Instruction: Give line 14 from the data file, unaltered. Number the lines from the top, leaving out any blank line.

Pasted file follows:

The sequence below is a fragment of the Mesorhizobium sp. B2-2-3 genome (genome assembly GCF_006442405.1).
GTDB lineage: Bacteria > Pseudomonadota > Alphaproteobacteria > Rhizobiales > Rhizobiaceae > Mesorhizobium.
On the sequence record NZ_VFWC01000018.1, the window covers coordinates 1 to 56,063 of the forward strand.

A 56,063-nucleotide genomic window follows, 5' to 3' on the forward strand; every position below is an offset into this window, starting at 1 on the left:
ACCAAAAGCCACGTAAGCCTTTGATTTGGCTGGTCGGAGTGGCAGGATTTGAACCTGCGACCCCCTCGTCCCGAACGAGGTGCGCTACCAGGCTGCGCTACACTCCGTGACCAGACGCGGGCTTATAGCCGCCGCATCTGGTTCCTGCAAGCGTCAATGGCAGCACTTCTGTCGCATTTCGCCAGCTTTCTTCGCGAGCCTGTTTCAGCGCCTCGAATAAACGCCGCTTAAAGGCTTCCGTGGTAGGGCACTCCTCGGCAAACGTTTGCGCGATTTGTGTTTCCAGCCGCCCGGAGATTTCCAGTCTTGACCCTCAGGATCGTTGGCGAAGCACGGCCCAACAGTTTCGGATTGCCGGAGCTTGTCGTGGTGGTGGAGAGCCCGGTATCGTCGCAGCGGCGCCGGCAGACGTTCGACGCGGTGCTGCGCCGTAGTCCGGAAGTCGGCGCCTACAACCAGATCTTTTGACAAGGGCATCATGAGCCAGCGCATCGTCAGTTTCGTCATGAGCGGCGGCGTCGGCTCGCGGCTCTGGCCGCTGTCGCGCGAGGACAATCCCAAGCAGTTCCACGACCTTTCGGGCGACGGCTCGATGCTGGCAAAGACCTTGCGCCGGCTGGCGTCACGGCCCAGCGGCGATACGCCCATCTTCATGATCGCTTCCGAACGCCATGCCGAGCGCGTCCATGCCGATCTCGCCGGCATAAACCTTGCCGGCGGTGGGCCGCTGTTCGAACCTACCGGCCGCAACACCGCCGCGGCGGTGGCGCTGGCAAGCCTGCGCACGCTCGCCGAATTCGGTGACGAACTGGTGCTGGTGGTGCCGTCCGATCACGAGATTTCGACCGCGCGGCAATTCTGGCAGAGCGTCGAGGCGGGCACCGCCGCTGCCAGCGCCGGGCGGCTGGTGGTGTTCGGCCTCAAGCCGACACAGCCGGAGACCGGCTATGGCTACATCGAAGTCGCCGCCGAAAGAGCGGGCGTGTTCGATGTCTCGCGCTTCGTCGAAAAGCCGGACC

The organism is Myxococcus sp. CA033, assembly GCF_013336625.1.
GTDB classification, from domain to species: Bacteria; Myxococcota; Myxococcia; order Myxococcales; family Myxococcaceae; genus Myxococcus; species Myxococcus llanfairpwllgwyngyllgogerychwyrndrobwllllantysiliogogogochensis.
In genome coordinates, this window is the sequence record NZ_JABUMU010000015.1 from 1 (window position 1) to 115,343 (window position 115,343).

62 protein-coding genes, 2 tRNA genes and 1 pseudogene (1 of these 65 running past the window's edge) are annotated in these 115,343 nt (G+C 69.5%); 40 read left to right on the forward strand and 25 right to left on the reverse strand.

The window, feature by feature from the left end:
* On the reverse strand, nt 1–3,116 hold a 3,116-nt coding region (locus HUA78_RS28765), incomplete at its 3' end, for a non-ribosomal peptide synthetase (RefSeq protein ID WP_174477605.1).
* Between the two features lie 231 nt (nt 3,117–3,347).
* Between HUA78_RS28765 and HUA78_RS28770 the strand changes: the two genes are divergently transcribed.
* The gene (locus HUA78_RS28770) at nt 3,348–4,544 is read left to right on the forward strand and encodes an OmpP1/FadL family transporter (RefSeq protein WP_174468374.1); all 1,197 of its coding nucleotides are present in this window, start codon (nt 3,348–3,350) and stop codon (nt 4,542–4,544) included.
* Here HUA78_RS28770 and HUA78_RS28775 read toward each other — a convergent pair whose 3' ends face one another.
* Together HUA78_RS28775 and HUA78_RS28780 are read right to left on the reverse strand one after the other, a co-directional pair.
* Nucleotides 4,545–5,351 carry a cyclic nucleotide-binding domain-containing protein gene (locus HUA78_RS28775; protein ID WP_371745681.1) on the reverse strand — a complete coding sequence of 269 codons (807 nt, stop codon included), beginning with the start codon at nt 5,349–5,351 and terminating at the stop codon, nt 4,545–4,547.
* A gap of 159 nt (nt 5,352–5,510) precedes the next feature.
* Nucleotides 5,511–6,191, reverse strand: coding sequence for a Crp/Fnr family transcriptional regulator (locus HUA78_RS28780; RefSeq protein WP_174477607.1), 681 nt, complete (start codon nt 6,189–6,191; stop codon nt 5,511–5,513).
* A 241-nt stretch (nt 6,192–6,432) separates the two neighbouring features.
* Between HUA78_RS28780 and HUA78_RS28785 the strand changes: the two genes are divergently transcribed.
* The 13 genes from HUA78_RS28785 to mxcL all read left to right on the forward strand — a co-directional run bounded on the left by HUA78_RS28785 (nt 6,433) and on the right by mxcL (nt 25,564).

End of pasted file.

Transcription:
* The gene (locus HUA78_RS28770) at nt 3,348–4,544 is read left to right on the forward strand and encodes an OmpP1/FadL family transporter (RefSeq protein WP_174468374.1); all 1,197 of its coding nucleotides are present in this window, start codon (nt 3,348–3,350) and stop codon (nt 4,542–4,544) included.